The high stakes legal opinion-shopping by the government on triggering Article 16 of The Northern Ireland Protocol is attracting public attention. The public know that governments have legal advisors. They are meant to be the good guys. If legal advice is publicly perceived to be shorn of its independence in matters which affect ordinary people then the public will sit up and take notice.

Third, the Post Office Scandal which involves serious questions about the behaviour of lawyers including in-house lawyers did cost lives and that story has captured the public’s attention. The Williams Inquiry into the Scandal reports at the end of this year. That report may well detonate the time bomb.

In my experience the degree to which each in-house lawyer can act with independence varies considerably depending on the context.

One said to me – unusually – that they were able to insist on an amendment to their employment contract to take account of their SRA obligations. Another, on the other hand, said that not standing up to the business in all cases had become the norm. The latter is ubiquitous.

One IHL expressed concerns about the impact on young lawyers of a culture of passivity in the profession. “If that’s what they learn as young lawyers in-house, it doesn’t augur well for the profession, does it?” they say.

The use of out-of-house opinion has also come up as a significant issue: some IHLs feel compelled to use outside counsel’s opinion when they are perfectly capable of providing advice without it. Why? The answer is that many IHLs have lost their independent voice within the business to such an extent that they feel the need for cover from outside. This is bad for them, bad for the business and bad for the future of the profession. I propose three ways in which in-house lawyers can manage these personal risks:

First, they might consider asking for an amendment to their employment contracts noting their SRA obligations.

Second they might consider asking for a reporting line to the Chair or SID not just as a protection for them but as a protection for the business.

Third they might start using the word practice more often in their work. They are regulated independent professional services firms on legs selling their services to the business for cash and soft benefits.

They practice law. They, particularly young and inexperienced in-house lawyers exposed to high reputational risks, might remind themselves and the business regularly that practicing law independently is their primary purpose.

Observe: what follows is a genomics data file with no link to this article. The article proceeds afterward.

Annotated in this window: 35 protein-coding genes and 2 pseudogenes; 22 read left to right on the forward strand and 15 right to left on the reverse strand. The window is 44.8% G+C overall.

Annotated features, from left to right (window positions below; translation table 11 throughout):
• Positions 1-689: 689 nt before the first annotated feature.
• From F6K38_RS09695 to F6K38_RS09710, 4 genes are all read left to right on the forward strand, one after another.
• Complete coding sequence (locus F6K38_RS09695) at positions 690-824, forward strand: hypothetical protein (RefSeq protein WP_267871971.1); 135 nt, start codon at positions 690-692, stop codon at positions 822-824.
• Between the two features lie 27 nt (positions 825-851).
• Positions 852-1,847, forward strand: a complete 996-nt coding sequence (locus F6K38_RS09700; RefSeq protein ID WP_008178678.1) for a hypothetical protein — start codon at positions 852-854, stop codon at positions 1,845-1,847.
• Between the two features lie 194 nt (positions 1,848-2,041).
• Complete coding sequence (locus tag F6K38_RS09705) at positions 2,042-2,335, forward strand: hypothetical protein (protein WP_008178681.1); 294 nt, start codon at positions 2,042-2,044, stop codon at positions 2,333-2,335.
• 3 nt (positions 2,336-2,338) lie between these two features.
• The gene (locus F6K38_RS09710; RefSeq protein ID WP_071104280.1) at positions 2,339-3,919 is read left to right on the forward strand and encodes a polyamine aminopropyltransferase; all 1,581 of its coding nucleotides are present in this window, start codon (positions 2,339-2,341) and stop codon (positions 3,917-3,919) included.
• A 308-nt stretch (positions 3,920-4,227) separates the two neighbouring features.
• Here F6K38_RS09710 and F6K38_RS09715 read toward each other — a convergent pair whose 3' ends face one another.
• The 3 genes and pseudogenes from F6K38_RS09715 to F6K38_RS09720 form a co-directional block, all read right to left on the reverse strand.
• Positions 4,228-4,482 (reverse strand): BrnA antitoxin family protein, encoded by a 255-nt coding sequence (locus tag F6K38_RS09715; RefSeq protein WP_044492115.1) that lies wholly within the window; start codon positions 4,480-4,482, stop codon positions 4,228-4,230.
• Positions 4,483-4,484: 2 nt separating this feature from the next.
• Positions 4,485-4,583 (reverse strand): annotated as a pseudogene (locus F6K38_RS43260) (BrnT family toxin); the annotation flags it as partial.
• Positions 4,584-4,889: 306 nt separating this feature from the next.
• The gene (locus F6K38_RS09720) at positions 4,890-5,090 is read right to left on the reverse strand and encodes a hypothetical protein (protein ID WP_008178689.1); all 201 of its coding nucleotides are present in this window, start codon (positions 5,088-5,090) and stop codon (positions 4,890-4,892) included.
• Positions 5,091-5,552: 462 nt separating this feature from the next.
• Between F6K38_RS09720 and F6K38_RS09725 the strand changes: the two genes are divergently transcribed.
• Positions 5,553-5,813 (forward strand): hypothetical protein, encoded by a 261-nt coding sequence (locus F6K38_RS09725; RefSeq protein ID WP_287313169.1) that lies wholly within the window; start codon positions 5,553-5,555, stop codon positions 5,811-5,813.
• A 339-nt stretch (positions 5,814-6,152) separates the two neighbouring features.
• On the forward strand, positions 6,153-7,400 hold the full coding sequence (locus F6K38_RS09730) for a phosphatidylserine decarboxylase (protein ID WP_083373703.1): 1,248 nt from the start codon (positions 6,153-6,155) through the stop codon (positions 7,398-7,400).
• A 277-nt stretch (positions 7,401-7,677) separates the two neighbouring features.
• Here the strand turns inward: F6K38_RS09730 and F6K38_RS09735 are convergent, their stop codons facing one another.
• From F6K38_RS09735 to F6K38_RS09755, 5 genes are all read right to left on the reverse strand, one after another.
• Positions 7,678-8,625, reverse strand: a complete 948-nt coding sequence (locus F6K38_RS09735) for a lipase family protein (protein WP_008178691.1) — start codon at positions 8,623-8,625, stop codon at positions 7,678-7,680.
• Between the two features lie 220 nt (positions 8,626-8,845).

A time will come when the people who encouraged them to be “business people first, lawyers second…business partners, not blockers and to do more for less” won’t be seen for dust.

Then, if you are an in-house lawyer, you will be on your own sunshine. And the people who will lash in the boot first will be your legal peers. Just wait and see who kicks first after The Williams Inquiry.

Better still, don’t wait.


I learned a hard lesson in acceptance last Saturday

I was excited last Friday. My bloods were up and nurses on the ward were talking about the possibility of my going home on Saturday or Sunday if my bloods continued to rise.

I spent Friday looking forward to packing and planning what I would do over the weekend. I looked out my window of Floor 10 Belfast City Hospital across the city to Cave Hill. The sun was shining. It looked great.

I had then been in hospital for over ten days, had 15 hours of chemotherapy and was desperate to get home. Being cooped up with no visitors was doing my head in.

When they said “possibility” I stupidly had converted that to “certainty”. So, on Saturday morning when my bloods collapsed – a not unusual occurrence after chemotherapy – I felt devastated. It was the lowest point since my diagnosis of treatable Mantle Cell Lymphoma in January. I went into a mental tailspin.

It was my daughter – who has a friend with Lymphoma – amongst others who helped me recover my mojo. They said that going home is merely a break from the year long treatment and if I accept, rather than fight, that reality then the roller coaster blood results will be easier to bear.

And they are right. I shouldn’t be allowed home until my bloods are safe. I don’t want to be at home unless I’m safe. So it follows that if I accept without resistance that I have cancer and a hard year long treatment programme but one which, fortunately for me, has usually a good prognosis then I can reduce my stress.

I have preached for years to my clients in my leadership consulting practice about The Power of Now by Eckhardt Tolle which is about a total acceptance of “the now”. It’s easier said than done. It’s time to eat my own dog food – as the marketeers say – and practice what I preach. Since Saturday I have done so and it works.

As it happens my bloods have improved and if they are still up today I can go home today. But if they’re not and I have to wait another day or two I will no doubt be hugely disappointed but not devastated. What will be will be. I’m grateful to all those helping me through this. Thank you.